Care Partner Information Sheet

Food Safety and Nutrition

Some changes with age affect hunger and eating. Some of these changes are normal. Some of these changes are caused by diseases that are common with aging.

The table below lists some of these changes:

  • Less able to taste and smell
  • It is hard to chew
  • Heartburn
  • Dry mouth
  • It is hard to swallow
  • Less thirst

Some changes can be unsafe. If smell and taste are lower, it is hard to tell if food has spoiled. Eating spoiled food makes people sick. It is important to date and label foods, and check dates before eating. Throw out all old foods.

It is also unsafe when it is hard to chew and swallow. Choking is common for older adults. Dentures can make choking more likely. Older adults should take small bites and chew food slowly. If an older adult chokes, call 911. If trained, use the Heimlich maneuver when the choking person cannot speak or cough. Go to a doctor even after the person stops choking to make sure they are not hurt.

Many older adults also do not drink as much water as they need. This is because they do not feel thirsty. If the person drinks too little water they can feel dizzy and fall. It is important for older adults to drink water all day, even if they do not feel thirsty.

Quick Tips

  • Be aware that some foods cannot be taken with some medications. Ask the doctor or pharmacist if the person should not eat some foods.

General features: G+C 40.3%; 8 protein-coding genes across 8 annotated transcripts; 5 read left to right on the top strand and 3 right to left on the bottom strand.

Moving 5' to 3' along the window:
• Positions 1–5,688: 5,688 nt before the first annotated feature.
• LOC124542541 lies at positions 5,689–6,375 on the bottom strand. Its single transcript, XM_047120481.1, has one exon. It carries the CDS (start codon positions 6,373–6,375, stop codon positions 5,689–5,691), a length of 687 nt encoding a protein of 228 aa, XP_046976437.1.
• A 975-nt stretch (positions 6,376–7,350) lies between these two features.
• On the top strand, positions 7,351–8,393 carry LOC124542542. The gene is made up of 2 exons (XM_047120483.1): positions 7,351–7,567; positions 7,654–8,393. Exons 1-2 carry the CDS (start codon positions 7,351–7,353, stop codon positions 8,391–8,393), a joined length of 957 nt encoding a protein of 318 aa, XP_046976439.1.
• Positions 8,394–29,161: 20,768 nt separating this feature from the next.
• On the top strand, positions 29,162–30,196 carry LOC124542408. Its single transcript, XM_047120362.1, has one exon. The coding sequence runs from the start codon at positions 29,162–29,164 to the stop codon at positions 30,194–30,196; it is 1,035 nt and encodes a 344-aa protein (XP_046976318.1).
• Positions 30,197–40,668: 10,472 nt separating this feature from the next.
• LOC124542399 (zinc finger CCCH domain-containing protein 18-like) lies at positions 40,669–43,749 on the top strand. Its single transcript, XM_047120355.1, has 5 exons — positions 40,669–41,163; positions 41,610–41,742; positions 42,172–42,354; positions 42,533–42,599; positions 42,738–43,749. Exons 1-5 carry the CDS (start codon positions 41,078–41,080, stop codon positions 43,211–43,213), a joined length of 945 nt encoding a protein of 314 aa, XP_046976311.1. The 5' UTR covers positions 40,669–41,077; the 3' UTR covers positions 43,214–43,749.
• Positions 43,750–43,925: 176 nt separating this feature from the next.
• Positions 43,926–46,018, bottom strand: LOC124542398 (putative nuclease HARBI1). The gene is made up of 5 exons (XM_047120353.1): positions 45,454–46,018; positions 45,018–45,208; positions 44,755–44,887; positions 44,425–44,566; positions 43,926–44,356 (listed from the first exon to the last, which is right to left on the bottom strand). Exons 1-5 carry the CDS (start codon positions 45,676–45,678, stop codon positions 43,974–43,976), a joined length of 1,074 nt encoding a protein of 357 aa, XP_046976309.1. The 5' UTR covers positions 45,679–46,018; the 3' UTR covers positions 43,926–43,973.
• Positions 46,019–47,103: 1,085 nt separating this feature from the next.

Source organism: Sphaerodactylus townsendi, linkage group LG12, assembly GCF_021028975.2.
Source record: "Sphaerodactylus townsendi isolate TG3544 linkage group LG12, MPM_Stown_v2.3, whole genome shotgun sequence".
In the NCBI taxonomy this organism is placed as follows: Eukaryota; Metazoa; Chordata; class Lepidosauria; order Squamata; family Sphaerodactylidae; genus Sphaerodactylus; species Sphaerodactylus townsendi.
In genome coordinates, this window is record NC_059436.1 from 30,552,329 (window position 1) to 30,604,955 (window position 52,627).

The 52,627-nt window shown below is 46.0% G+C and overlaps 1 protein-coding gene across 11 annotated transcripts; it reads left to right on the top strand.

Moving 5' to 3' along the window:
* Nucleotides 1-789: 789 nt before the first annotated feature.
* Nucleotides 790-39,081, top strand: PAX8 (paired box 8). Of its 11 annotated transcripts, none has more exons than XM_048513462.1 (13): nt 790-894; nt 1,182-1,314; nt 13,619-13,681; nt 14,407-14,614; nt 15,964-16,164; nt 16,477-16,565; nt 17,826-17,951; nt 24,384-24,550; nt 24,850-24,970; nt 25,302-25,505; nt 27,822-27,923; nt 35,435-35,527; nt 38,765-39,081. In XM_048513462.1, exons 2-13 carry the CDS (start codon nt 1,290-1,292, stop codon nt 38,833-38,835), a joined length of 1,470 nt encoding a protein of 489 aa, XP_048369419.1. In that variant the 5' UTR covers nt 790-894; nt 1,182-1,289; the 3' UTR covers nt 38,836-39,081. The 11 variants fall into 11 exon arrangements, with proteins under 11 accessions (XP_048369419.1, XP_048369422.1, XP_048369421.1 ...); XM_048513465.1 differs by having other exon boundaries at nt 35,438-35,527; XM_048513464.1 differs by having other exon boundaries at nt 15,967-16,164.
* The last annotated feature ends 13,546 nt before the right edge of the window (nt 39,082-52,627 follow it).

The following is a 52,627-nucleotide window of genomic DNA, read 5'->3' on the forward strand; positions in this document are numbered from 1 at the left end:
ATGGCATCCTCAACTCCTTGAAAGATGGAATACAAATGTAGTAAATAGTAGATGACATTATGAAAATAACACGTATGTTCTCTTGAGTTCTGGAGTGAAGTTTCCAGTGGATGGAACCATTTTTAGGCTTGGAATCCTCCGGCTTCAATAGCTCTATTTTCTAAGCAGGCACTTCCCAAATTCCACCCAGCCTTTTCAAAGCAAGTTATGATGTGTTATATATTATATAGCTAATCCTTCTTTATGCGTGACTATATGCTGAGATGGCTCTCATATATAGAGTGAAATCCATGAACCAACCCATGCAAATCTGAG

• Drink lots of water. Drink more water on hot days.
  • Vitamin pills cannot replace healthy food. Eat lots of fresh fruits and vegetables.
  • Take small bites and chew well to not choke.

Older adults should eat foods that are healthy, and are low in fat and sugar. An easy tip is to eat foods that have lots of natural color. These foods have more vitamins. For example, an orange yam has more vitamins than a white potato.

Food Examples Best Choices
fresh, when possible
  • Try not to add sugar
  • Eat many types with different colors
  • Fresh is best. Frozen and canned in juice are okay.
  • If it is hard to chew, cook or blend fruits to make them soft.
kale, broccoli, carrots, beets
fresh, when possible
  • Eat many types with different colors.  
  • Fresh is best. Frozen and canned are okay.
  • If it is hard to chew, cook or blend vegetables to make them soft.
rice, oatmeal, pasta, bread
whole grain
  • Try to eat cereals and grains that do not have added sugar.
milk, cheese, yogurt fat-free or low-fat
  • Try plain yogurt and add fresh fruit.This will have less sugar than flavored yogurt.
beans, nuts, tofu, meat, fish, eggs
lean cuts
  • Eat very little red meat or high fat meat. Try more meals without meat. Use beans, lentils, nuts or tofu instead.
oils, nuts, avocado
unsaturated fats
  • Choose plant fats, like olive oil. Eat less animal fats, like butter.

Vitamins taken as pills, liquids, or gummies do not replace a healthy diet. But some older adults need more vitamin D and calcium, even with a healthy diet. Ask a doctor if extra vitamin D or calcium is needed.

Useful Websites 

Written By: C. Bree Johnston, MD, MPH, FACP